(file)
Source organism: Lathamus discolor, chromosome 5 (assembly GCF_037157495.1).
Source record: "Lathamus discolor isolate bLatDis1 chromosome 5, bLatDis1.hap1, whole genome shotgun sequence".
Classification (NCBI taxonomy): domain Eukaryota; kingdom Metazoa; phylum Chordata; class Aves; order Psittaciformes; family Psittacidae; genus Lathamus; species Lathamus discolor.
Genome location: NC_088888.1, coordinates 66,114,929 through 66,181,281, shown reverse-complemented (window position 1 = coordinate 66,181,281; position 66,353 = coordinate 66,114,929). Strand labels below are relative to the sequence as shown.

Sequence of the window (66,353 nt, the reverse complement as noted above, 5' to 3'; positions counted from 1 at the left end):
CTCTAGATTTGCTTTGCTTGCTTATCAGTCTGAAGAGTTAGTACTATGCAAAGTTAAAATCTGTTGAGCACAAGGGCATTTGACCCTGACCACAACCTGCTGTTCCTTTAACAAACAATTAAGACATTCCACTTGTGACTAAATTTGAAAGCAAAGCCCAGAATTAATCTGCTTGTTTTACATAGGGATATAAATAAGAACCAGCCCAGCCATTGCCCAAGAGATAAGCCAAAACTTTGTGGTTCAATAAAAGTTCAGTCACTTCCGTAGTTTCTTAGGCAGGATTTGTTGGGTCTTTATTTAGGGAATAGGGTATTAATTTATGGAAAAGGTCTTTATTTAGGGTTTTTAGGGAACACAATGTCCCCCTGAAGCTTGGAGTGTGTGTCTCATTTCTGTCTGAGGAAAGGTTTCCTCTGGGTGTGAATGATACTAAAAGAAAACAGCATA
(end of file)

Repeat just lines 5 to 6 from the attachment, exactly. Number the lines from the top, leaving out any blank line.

Sequence of the window (66,353 nt, the reverse complement as noted above, 5' to 3'; positions counted from 1 at the left end):
CTCTAGATTTGCTTTGCTTGCTTATCAGTCTGAAGAGTTAGTACTATGCAAAGTTAAAATCTGTTGAGCACAAGGGCATTTGACCCTGACCACAACCTGCTGTTCCTTTAACAAACAATTAAGACATTCCACTTGTGACTAAATTTGAAAGCAAAGCCCAGAATTAATCTGCTTGTTTTACATAGGGATATAAATAAGAACCAGCCCAGCCATTGCCCAAGAGATAAGCCAAAACTTTGTGGTTCAATAAAAGTTCAGTCACTTCCGTAGTTTCTTAGGCAGGATTTGTTGGGTCTTTATTTAGGGAATAGGGTATTAATTTATGGAAAAGGTCTTTATTTAGGGTTTTTAGGGAACACAATGTCCCCCTGAAGCTTGGAGTGTGTGTCTCATTTCTGTCTGAGGAAAGGTTTCCTCTGGGTGTGAATGATACTAAAAGAAAACAGCATA